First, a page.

Skip to content
Political

Young renters falling behind as rent rises outstrip income support increases

Homelessness Australia 2 mins read

 

Young renters who receive income support in Brisbane and Perth are doing it tougher now than they were a year ago, despite receiving income support increases in the 2023 Budget, with other young renters grappling with a rental affordability crisis that has barely improved.

 

A new Homelessness Australia analysis cross referencing youth income support against the cost of rentals has prompted urgent calls for increases to income support to tackle the crisis. In its submission to the forthcoming Commonwealth Budget, Homelessness Australia calls for Youth Allowance and other benefits to be increased to the aged pension rate of $80 a day, along with a 60 per cent increase to Commonwealth Rent Assistance.

 

The analysis finds a 16-17 year old sharing a property in Brisbane now forks out 83 per cent of their income compared to 76 per cent one year ago. In Perth the proportion of income has also increased from 74 per cent to 76 per cent. Sydney has barely improved, declining from 99 per cent to 94 per cent, while in Melbourne, there was also a small decline, from 78 per cent to 73 per cent. 

 

 

 

Total weekly income 16-17 yr old sharer Mar 2023

Total weekly income 16-17 yr old sharer Mar 2024

Share of 2-bedroom unit Mar 23

Share of 2-bedroom unit Mar 24

Percentage income paid in rent Mar 23

Percentage income paid in rent Mar 24

Sydney

$337.3

$385.7

$333.0

$363.0

99%

94%

Brisbane

$337.3

$385.7

$258.0

$281.5

76%

83%

Canberra

$337.3

$385.7

$289.5

$296.5

86%

77%

Perth

$337.3

$385.7

$251.0

$291.5

74%

76%

Melbourne

$337.3

$385.7

$262.5

$283.0

78%

73%

Darwin

$337.3

$385.7

$246.0

$244.0

73%

63%

Hobart

$337.3

$385.7

$249.5

$230.5

74%

60%

Adelaide

$337.3

$385.7

$200.5

$226.5

59%

59%

 

The analysis cross references payment figures from the Department of Social Services against SQM asking rental prices for a two bedroom unit in major metropolitan cities. 

 

“Our housing system is irrevocably broken,” said Kate Colvin. “Anyone caught in the vice-like grip of this housing crisis finds it extremely stressful, but young people receive lower income support than older people, putting them last in the pecking order for securing a tenancy.

 

“As these figures show, the housing system is financially stacked against young renters.

 

“Our policy choices actively conspire to push young people towards homelessness. Right when they need stability to take their first steps in employment or further education they are pushed into poverty, resulting in social exclusion, mental illness and lost lifetime productivity. The costs and consequences of our warped housing system will only escalate for young people and the broader society, unless we make better choices.

 

“Increasing Youth Allowance and Commonwealth Rent Assistance is not an act of charity or generosity. It is a hard headed investment in young people’s future and the nation’s productivity. We need to get our head around the wisdom of preventing homelessness rather than dealing with the escalating social costs of allowing youth homelessness to escalate.”

To arrange interview call Matt Coughlan 0422 229 032

More from this category

  • International News, Political
  • 23/05/2024
  • 10:51
Monash University

Monash Expert: UK election announced

British Prime Minister Rishi Sunak has announced 4 July as the date for the UK general election, despite commentators predicting an election later in the year. A Monash University expert is available to talk about why the Prime Minister may have brought the election date forward and the outlook for both major parties. Associate Professor Ben Wellings, Politics and International Relations Contact details: +61 421 470 181 or Ben.Wellings@monash.edu Read more of Associate Professor Wellings’ commentary at Monash Lens The following can be attributed to Associate Professor Wellings: “Despite the Conservatives trailing by 20 points in the polls no-one should…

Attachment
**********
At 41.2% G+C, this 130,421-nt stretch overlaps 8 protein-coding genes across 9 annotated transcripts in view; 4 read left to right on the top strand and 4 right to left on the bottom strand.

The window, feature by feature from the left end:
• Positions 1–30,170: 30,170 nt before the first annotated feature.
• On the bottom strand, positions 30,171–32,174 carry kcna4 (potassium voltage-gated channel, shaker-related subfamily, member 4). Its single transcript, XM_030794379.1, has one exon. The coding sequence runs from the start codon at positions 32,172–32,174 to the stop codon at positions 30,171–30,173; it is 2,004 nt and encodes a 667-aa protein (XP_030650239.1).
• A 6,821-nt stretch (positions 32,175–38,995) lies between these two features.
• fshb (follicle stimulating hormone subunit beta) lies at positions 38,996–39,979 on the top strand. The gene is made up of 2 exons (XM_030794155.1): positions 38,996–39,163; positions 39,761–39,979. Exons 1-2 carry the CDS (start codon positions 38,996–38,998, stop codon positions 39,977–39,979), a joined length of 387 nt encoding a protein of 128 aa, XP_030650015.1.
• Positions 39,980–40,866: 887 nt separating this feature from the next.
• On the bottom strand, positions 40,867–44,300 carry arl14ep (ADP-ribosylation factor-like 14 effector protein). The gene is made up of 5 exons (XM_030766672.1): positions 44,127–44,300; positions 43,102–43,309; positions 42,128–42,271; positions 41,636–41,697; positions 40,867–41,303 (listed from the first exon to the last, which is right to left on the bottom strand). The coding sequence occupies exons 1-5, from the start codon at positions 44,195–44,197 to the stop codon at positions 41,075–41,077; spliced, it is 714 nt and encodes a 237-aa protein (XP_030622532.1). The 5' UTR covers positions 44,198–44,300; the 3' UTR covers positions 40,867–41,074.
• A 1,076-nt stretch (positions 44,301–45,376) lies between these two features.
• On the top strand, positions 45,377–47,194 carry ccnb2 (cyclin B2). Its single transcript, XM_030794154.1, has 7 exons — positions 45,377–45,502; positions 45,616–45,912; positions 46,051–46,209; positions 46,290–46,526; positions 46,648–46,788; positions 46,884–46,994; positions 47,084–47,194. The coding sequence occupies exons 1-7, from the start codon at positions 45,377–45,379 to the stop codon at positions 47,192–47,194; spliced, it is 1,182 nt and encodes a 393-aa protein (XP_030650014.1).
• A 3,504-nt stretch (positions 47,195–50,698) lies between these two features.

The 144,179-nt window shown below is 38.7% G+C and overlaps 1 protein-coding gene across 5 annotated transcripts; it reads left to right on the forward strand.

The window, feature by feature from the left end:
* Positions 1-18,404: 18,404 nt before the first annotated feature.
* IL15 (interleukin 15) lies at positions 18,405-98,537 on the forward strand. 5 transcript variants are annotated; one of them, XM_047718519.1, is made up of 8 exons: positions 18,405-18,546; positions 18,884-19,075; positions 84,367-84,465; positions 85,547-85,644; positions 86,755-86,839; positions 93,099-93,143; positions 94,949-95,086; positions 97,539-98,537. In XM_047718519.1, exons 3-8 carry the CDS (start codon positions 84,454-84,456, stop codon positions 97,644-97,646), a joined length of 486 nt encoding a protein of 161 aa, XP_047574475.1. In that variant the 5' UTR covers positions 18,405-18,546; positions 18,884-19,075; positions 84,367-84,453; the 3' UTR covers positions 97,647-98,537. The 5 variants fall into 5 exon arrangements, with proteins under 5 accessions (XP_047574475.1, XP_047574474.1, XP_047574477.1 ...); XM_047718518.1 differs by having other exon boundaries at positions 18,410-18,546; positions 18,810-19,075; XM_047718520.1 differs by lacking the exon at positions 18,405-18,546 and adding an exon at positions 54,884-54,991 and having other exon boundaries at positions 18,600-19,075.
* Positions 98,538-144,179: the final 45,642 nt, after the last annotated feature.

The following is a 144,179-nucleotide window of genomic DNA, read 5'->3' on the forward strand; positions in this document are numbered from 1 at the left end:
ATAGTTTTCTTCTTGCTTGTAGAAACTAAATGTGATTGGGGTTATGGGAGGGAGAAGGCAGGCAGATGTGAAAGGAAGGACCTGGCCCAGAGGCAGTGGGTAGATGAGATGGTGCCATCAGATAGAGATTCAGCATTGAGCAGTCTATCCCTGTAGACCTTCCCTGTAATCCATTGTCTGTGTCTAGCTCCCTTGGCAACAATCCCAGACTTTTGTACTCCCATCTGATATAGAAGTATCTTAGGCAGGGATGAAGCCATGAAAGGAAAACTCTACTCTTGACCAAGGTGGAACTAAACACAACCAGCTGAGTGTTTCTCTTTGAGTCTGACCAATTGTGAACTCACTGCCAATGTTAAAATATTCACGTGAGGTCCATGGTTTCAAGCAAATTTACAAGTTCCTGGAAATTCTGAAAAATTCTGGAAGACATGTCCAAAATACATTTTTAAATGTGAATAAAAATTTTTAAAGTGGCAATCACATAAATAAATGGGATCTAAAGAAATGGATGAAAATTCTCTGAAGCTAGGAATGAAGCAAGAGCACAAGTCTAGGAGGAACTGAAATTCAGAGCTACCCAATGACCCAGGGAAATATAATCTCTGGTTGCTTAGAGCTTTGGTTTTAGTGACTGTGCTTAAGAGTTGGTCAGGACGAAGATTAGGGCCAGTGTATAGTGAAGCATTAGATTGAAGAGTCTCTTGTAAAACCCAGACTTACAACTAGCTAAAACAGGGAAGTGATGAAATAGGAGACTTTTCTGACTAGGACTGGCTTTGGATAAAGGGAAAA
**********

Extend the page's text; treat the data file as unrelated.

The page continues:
• Political
  • 23/05/2024
  • 10:30
Community Housing Industry Association

CHIA launches national domestic and family violence standards

The Community Housing Industry Association has today launched a new set of national standards to help housing providers respond effectively to domestic and family violence. The standards include offering victim-survivors the chance to move house where required, ensuring homes are promptly maintained, and making sure staff are trained in how to work with victim-survivors and help them access support services. The standards cover seven areas including: • Building a skilled workforce • Facilitating access to support for victim-survivors who are tenants • Strong access, tenancy management and maintenance practice • Monitoring of operational performance • Advocacy and community engagement •…

  • Education Training, Political
  • 23/05/2024
  • 08:01
Parliament of Australia

Why isn’t civics education working?: Electoral matters committee begins hearings

TheJoint Standing Committee on Electoral Matterswill hold the first public hearing for itsinquiry into civics education, engagement, and participation in AustraliaonThursday 23 May 2024. Committee Chair,Ms Kate Thwaites MP,said ‘it’s concerning that many young Australians don’t have the grounding in civics to set them up to be confident participants in our democracy. ‘Data from the National Assessment Program – Civics and Citizenship shows that in 2019 just 38 per cent of Year 10 students and 53 per cent of Year 6 students achieved the ‘proficient’ standard. 'As we begin our inquiry, the Committee will be investigating how civics forms part…

Media Outreach made fast, easy, simple.

Feature your press release on Medianet's News Hub every time you distribute with Medianet. Pay per release or save with a subscription.